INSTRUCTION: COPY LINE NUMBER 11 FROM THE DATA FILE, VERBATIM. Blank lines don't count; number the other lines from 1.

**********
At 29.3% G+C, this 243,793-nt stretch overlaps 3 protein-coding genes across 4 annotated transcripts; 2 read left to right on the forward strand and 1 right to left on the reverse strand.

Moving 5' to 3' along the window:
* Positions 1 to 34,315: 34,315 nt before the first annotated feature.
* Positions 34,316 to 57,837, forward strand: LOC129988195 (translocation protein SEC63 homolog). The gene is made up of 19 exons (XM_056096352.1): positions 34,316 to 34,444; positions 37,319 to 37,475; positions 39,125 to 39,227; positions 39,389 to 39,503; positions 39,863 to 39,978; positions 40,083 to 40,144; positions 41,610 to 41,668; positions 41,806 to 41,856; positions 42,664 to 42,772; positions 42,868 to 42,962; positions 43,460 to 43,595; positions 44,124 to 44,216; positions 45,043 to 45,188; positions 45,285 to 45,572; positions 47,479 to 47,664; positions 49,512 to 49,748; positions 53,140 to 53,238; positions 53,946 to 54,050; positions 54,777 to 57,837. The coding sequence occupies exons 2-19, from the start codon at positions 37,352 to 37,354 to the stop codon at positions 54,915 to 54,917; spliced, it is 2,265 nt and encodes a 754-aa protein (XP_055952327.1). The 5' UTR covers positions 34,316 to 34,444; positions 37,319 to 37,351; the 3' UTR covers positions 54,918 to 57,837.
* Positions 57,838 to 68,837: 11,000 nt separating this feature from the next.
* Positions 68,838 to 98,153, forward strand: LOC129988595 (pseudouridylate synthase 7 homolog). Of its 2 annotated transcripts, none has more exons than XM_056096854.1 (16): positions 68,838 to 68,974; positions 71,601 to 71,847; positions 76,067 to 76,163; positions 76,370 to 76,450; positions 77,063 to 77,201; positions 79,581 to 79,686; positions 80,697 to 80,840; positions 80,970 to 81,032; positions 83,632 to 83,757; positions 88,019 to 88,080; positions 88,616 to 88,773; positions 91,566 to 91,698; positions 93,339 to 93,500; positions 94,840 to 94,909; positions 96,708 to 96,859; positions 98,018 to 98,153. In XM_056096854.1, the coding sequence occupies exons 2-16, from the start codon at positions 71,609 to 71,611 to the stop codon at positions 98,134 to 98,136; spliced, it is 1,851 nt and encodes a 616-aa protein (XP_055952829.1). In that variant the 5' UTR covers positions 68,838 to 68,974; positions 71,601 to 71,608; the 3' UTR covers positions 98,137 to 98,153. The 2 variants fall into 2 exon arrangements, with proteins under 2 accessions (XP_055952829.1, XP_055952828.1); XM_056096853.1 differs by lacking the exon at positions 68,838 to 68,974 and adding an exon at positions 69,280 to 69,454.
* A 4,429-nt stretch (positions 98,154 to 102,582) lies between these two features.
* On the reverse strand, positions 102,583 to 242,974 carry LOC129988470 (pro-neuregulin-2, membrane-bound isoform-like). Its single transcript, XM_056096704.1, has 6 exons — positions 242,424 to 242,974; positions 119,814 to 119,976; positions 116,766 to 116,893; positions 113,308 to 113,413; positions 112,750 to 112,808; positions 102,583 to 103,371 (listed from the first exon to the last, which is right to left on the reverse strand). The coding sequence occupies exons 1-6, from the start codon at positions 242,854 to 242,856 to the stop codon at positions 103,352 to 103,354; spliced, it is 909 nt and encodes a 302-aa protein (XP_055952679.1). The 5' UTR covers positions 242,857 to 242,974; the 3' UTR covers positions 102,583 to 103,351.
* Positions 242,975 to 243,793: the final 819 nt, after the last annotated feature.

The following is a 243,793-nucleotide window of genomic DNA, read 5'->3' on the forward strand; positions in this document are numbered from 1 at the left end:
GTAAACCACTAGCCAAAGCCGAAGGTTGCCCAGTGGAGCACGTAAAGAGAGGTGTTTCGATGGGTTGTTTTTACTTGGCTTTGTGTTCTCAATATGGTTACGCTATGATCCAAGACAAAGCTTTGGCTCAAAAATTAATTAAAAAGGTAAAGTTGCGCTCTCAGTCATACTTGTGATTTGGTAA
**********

GTAAACCACTAGCCAAAGCCGAAGGTTGCCCAGTGGAGCACGTAAAGAGAGGTGTTTCGATGGGTTGTTTTTACTTGGCTTTGTGTTCTCAATATGGTTACGCTATGATCCAAGACAAAGCTTTGGCTCAAAAATTAATTAAAAAGGTAAAGTTGCGCTCTCAGTCATACTTGTGATTTGGTAA